Corporate supply chains and modern slavery

Coffee Beans

Today Associate Professor Jo Ford testified at the Senate Joint Standing Committee on Foreign Affairs, Defence and Trade inquiry into establishing a modern slavery act in Australia. Ahead of the public hearing, he shared some thoughts about the issue on his blog, Private Sector - Public World.

What are some factors in regulating corporate action and transparency on human rights risks across supply chains?

Today I present* to an Australian parliamentary enquiry into whether the country should adopt legislation similar to the UK's Modern Slavery Act 2015, in particular s. 54 of that Act, which requires larger UK firms to publish a statement on whether they've taken steps to address human trafficking and forced labour in their operations or supply chain.

I've included a link below to the full written submission that I speak to (and 200 or so other submissions from government, businesses and industry groups, civil society and others).

This post is to make 5 general reflective comments, briefly:

1. 'Great expectations': many submissions over-state the regulatory reach and effect of both a government such as Australia and large companies in respect of their supply chains. While advocates want to draw the 'business and human rights' paradigm into service in addressing many of the imbalances and inequities of the globalised production system, we need to keep perspective. Legislation addressing 'modern slavery' in Australian corporate supply chains is important and can have some practical and messaging effects. But the phenomenon reflects deep governance capacity and incentive problems in developing countries. Such problems cannot be 'fixed' by even the most comprehensive and sophisticated regulation in investor-sending countries.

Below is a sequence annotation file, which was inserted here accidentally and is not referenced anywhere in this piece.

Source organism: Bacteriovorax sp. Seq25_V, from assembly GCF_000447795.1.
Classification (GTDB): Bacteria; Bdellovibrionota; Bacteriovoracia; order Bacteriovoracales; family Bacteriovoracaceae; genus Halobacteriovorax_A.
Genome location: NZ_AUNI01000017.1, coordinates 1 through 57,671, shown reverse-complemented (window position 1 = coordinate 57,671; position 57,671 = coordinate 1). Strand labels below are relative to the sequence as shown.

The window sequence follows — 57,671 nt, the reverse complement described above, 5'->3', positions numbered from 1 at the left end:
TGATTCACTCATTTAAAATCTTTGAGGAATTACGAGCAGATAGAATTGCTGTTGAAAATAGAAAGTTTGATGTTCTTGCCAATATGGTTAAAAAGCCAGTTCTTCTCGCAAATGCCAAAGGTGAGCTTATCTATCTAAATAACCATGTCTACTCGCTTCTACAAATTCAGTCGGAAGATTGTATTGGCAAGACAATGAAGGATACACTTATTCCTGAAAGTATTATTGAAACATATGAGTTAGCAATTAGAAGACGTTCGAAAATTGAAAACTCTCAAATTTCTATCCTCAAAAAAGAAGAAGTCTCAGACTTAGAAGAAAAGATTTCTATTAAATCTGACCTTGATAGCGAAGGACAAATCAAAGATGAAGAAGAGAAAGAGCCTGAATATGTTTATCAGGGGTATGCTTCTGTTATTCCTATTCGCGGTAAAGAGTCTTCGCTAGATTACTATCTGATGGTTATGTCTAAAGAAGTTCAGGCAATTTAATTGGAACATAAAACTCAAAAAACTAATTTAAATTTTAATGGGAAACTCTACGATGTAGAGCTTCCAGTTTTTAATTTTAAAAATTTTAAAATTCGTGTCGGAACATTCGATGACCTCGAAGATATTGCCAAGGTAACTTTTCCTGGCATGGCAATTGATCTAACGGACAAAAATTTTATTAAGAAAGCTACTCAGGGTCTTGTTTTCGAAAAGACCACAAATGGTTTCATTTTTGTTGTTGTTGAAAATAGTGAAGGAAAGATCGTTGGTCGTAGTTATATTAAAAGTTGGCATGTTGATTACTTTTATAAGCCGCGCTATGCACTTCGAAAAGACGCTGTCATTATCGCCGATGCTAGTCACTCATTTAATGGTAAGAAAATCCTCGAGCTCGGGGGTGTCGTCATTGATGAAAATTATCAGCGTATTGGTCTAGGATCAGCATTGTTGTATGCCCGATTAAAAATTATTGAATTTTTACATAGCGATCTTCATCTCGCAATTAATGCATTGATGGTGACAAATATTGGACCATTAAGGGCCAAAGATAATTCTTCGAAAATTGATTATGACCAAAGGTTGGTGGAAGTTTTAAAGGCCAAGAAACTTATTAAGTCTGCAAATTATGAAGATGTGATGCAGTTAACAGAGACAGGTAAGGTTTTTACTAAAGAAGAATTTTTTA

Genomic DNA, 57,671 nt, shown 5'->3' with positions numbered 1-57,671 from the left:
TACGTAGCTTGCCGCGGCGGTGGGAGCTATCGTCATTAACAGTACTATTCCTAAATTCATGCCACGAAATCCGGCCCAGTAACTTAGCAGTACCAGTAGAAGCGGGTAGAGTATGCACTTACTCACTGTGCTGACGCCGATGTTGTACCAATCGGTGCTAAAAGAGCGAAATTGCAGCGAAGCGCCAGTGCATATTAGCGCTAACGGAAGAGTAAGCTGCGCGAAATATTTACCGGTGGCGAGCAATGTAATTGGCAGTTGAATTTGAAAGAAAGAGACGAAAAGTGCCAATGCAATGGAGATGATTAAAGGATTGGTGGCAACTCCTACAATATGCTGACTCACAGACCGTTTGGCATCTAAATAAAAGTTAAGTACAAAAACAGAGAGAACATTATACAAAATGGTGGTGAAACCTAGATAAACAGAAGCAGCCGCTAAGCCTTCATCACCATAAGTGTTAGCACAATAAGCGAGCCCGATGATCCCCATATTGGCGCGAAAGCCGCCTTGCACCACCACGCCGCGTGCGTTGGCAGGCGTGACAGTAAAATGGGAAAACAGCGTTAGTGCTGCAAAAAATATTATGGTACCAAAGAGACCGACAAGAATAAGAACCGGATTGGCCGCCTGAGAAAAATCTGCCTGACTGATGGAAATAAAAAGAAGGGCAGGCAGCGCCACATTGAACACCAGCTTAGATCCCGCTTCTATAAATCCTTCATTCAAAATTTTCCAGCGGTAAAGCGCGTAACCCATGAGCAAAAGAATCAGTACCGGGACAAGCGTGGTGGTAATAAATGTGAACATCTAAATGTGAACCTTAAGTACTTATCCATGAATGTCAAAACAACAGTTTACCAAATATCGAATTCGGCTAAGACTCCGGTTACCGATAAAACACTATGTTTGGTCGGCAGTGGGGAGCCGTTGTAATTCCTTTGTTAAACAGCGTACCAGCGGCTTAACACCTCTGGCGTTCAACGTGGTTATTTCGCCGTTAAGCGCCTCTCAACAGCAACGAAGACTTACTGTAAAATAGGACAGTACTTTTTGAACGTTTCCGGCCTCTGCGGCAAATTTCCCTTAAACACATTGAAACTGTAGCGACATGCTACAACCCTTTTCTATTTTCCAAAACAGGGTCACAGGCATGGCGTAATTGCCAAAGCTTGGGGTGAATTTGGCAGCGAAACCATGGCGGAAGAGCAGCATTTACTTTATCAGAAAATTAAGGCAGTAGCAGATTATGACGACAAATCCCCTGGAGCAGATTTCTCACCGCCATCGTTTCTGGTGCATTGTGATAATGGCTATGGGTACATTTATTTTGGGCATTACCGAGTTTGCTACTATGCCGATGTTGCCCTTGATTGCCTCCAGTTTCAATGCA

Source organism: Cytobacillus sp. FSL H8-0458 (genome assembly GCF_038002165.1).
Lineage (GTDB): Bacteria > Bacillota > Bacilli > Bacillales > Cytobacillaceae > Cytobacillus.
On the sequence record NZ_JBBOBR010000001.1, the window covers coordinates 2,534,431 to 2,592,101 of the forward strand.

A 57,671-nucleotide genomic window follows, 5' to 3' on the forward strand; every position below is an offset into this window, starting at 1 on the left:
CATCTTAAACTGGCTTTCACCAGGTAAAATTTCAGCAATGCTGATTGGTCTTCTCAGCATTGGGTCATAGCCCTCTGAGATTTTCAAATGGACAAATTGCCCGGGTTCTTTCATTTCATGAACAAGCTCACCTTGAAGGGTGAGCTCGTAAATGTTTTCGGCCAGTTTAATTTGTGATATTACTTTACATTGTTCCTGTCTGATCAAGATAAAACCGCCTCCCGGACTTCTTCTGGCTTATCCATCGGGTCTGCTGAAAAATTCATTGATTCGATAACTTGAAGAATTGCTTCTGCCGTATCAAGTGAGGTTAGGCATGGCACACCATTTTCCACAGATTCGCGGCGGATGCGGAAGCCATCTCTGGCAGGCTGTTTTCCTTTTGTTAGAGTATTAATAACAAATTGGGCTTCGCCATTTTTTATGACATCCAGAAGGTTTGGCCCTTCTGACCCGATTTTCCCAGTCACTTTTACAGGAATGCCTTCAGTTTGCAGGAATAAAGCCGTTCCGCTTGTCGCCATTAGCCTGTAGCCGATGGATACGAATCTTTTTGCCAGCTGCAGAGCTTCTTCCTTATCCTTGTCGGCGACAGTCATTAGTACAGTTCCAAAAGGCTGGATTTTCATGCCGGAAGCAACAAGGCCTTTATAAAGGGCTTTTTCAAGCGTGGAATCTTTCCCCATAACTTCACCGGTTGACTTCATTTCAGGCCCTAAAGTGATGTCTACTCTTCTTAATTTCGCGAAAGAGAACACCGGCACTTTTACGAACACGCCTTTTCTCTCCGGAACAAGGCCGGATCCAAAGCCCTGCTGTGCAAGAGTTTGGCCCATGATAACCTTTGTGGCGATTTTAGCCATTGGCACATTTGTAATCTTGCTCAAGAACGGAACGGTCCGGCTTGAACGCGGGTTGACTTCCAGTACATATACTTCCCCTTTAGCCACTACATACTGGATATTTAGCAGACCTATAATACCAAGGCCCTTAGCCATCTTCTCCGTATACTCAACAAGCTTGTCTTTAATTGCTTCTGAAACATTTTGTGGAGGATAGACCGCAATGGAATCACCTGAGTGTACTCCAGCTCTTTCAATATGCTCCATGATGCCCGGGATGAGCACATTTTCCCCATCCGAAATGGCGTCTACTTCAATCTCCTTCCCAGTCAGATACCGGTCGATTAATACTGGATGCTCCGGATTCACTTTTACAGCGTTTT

2. 'Definitions matter': while many submissions address problems in labour conditions here and abroad, 'slavery' is not a term to be bandied about in the hope of larger reform to such conditions. It reflects the oldest, strongest-pedigree norm in international human rights law. It is not to be diluted, tempting as it is to recruit the rhetorical power of 'human rights' in service of all sorts of campaigns.

3. 'Government lead': any requirement that large firms address these risks in their supply chains should arguably also apply to at least large federal government procurement behaviours, if only because government must lead by example. This much is clear from Pillar I of the 2011 UN Guiding Principles on Business and Human Rights, unanimously adopted by UN member states on the Human Rights Council.

4. 'Compliance tunnel vision': we should aim at regulation that encourages and incentivises all stakeholders to work together to prevent and remedy these complex problems. Legislation that creates highly process-focused requirements has the risk of diverting attention to narrow procedural cultures of compliance, which become 'rituals' of their own (Charlesworth and Larking 2010-2015, developing John Braithwaite's work) and become the point of the exercise -- rather than solving the underlying problem.

5. 'Messaging': related to (3) above, it is cost-free for government simply to state its expectation that businesses will comply with human rights standards and remedy their breach where established. This does not sound like 'regulation', but such messaging may be the most importand and influential form of influencing corporate conduct, and signalling the possibility of intervention in future.

Updated:  10 August 2015/Responsible Officer:  College General Manager, ANU College of Law/Page Contact:  Law Marketing Team